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Street Fighter V

Platform(s): PC, PlayStation 4
Genre: Fighting
Publisher: Capcom
Developer: Capcom
Release Date: Feb. 16, 2016


PS4 Multiplayer Preview - 'Street Fighter V'

by Chris "Atom" DeAngelus on Sept. 3, 2015 @ 12:30 a.m. PDT

Street Fighter V is the latest installment in the fighting franchise, adding new fighters, several new locations, and cross-platform play.

There are a ton of fighting games on the market, but Street Fighter IV is the biggest name out there. Not every fight game fan loves the game, but Chun-Li, Ryu and the rest are some of the most iconic game characters out there. Understandably, Street Fighter V was a pretty exciting announcement. The original Street Fighter IV had been growing a bit long in the tooth, with multiple revisions and re-releases that updated the mechanics but never quite reached the level of a full-fledged sequel. Street Fighter V looks to take a new direction that has a lot of potential.

Despite any surface similarities, SF5 is a pretty different beast than SF4. The Focus and Ultra mechanics have been removed and are replaced by Critical Arts and V-Trigger. You have a Critical meter, which is a traditional power-up bar; you can spend part of it to amplify special moves (EX attacks) or the entire thing for a Critical Art that inflicts lots of damage. V-Trigger — the V stands for variable and the Roman numeral five — is a character-specific special move with three attributes: V-Meter, V-Reversal and V-Skill.

The pacing of the game is also different. Damage seems higher than it did in SF4, but defense is also more powerful. It seems harder (if not impossible) to chip enemies out. More critical to those who are not longtime fighting fans is that some basic adjustments have been made to the gameplay. While the general combos and moves are similar, the game seems to shy away from harder button inputs. There don't seem to be any 360-degree attack movements, command grabs seem more common, and combos seem more lenient. It doesn't feel casual, but it seems slightly easier to pick up and play when compared to SF4.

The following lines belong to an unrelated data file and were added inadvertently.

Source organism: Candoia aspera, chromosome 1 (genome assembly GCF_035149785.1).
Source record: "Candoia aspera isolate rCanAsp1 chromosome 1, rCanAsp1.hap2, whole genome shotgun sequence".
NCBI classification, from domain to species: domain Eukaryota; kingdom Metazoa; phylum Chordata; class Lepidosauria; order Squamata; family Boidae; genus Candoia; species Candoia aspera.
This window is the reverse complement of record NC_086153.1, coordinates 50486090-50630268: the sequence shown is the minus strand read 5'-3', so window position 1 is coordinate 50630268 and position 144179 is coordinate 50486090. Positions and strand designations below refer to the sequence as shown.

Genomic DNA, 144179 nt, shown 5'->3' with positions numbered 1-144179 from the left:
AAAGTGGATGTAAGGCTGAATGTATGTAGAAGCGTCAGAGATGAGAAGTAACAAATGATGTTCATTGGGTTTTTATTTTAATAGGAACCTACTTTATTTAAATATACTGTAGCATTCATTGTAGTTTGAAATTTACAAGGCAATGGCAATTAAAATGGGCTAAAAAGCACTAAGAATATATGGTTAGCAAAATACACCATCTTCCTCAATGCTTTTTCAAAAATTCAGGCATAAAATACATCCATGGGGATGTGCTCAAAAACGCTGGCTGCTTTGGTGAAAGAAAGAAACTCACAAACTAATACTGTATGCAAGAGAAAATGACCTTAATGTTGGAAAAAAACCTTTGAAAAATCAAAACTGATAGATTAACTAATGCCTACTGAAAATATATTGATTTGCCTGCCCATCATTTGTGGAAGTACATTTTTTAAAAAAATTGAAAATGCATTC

The beta gave us five different characters. There's not a lot to say about Ryu that longtime fans won't already know. He has his standard moves: Hadoken, Senppukyaku and Shoryuken are all present and accounted for and work as they have in other games. His V-Skill is Mind's Eye, which is effectively an old Street Fighter III-style parry move, allowing you to nullify an enemy attack with proper timing. His V-Trigger is a self-buff that makes his moves stronger, so his Hadoken can be charged, his other moves do more damage, and even his Critical Art gets a buff.

Chun-Li has received more significant changes. While her move set contains a lot of familiar abilities, there are some changes. Her Lightning Legs attack no longer requires button-mashing but is instead a quarter-circle forward and can be performed in the air. It changes how she plays, since you can use the iconic attack in new ways; you can also use it to buffer attacks and apply greater pressure. Her V-Skill is a 45-degree forward hop, which might not sound exciting but is a fast way to move forward and pressure her foes. Her V-Trigger is a super mode similar to Ryu's that adds an extra hit to most of her regular moves, allowing her regular combos to inflict more damage.

My favorite character in the beta is Nash. Formerly known as Charlie, Nash is Guile's mentor and returns as an odd Frankenstein's monster-looking version of himself. Nash is all about the pressure. He has Guile's Sonic Boom and a variety of special kick moves that allow him to cover lots of area. He has a particularly nasty jumping command grab that slams enemy faces into the ground. His V-moves are brutal. His V-Skill nullifies projectiles with a punch, making it harder for him to get zoned out, and his V-Trigger is a short-range teleport that charges extremely quickly, so he can be brutally good at mind games.